“I suppose,” said Buel, “that you have met many of the noted authors of this country?”

“All of them, I think; all of them, at one time or another. The publishing business has its drawbacks like every other trade,” replied Brant, jauntily.

“Have you met Hodden?”

“Several times. Conceited ass!”

“You astonish me. I have never had the good fortune to become acquainted with any of our celebrated writers. I would think it a privilege to know Hodden and some of the others.”

“You’re lucky, and you evidently don’t know it. I would rather meet a duke any day than a famous author. The duke puts on less side and patronises you less.”

“I would rather be a celebrated author than a duke if I had my choice.”

“Well, being a free and independent citizen of the Democratic United States, I wouldn’t. No, sir! I would rather be Duke Brant any day in the week than Mr. Brant, the talented author of, etc., etc. The moment an author receives a little praise and becomes talked about, he gets what we call in the States ‘the swelled head.’ I’ve seen some of the nicest fellows in the world become utterly spoiled by a little success. And then think of the absurdity of it all. There aren’t more than two or three at the most of the present-day writers who will be heard of a century hence. Read the history of literature, and you will find that never more than four men in any one generation are heard of after. Four is a liberal allowance. What has any writer to be conceited about anyhow? Let him read his Shakespeare and be modest.”

Buel said with a sigh, “I wish there was success in store for me. I would risk the malady you call the ‘swelled head.’”

“Success will come all right enough, my boy. ‘All things come to him who waits,’ and while he is waiting puts in some good, strong days of work. It’s the working that tells, not the waiting. And now, if you will light one of these cigars, we will talk of you for a while, if your modesty will stand it. What kind of Chartreuse will you have? Yellow or green?”


“Take the green, then. Where the price is the same I always take the green. It is the stronger, and you get more for your money. Now then, I will be perfectly frank with you. I read your book in the proof-sheets, and I ran it down in great style to your publisher.”

“I am sorry you did not like it.”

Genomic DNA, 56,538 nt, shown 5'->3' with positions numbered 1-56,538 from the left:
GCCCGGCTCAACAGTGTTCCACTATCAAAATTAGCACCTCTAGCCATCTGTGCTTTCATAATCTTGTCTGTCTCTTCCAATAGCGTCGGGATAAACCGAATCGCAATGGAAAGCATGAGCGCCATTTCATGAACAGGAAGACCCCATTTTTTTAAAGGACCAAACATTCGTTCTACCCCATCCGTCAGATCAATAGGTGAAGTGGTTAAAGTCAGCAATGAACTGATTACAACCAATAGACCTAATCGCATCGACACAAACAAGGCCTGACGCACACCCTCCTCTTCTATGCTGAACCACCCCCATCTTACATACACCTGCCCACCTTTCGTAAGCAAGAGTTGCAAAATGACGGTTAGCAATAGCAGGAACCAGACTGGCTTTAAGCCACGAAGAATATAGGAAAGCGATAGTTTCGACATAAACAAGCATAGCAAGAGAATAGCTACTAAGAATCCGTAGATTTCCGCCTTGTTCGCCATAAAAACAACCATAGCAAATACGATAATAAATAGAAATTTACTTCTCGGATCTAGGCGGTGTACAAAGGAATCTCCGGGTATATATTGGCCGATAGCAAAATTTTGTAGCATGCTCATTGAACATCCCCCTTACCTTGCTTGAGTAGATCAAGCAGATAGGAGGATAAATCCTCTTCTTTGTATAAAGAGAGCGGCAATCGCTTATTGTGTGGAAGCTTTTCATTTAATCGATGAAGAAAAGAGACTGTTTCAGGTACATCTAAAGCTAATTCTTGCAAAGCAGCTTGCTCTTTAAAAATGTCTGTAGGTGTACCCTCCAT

“I don’t say I didn’t like it. I ran it down because it was business. I made up my mind when I read that book to give a hundred pounds for the American rights. I got it for twenty.”

Brant laughed, and Buel felt uncomfortable. He feared that after all he did not like this frank American.

“Having settled about the book, I wanted to see you, and here you are. Of course, I am utterly selfish in wanting to see you, for I wish you to promise me that we will have the right of publishing your books in America as long as we pay as much as any other publisher. There is nothing unfair in that, is there?”

“No. I may warn you, however, that there has been no great competition, so far, for the privilege of doing any publishing, either here or in America.”

“That’s all right. Unless I’m a Dutchman there will be, after your new book is published. Of course, that is one of the things no fellow can find out. If he could, publishing would be less of a lottery than it is. A book is sometimes a success by the merest fluke; at other times, in spite of everything, a good book is a deplorable failure. I think yours will go; anyhow, I am willing to bet on it up to a certain amount, and if it does go, I want to have the first look-in at your future books. What do you say?”

“Do you wish me to sign a contract?”

“No, I merely want your word. You may write me a letter if you like, that I could show to my partners, saying that we would have the first refusal of your future books.”

“I am quite willing to do that.”

“Very good. That’s settled. Now, you look fagged out. I wish you would take a trip over to New York. I’ll look after you when you get there. It would do you a world of good, and would show in the pages of your next book. What do you say to that? Have you any engagements that would prevent you making the trip?”

Buel laughed, “I am perfectly free as far as engagements are concerned.”

“That’s all right, then. I wish I were in that position. Now, as I said, I considered your book cheap at £100. I got it for £20. I propose to hand over the £80 to you. I’ll write out the cheque as soon as the waiters clear away the débris. Then your letter to the firm would form the receipt for this money, and—well, it need not be a contract, you know, or anything formal, but just your ideas on any future business that may crop up.”

“I must say I think your offer is very generous.”

“Oh, not at all. It is merely business. The £80 is on account of royalties. If the book goes, as I think it will, I hope to pay you much more than that. Now I hope you will come over and see me as soon as you can.”

“Yes. As you say, the trip will do me good. I have been rather hard at it for some time.”

“Then I’ll look out for you. I sail on the French line Saturday week. When will you come?”

“As soon as my book is out here, and before any of the reviews appear.”

“Sensible man. What’s your cable address?”

“I haven’t one.”

“Well, I suppose a telegram to your publishers will find you. I’ll cable if anything turns up unexpectedly. You send me over a despatch saying what steamer you sail on. My address is ‘Rushing, New York.’ Just cable the name of the steamer, and I will be on the look-out for you.”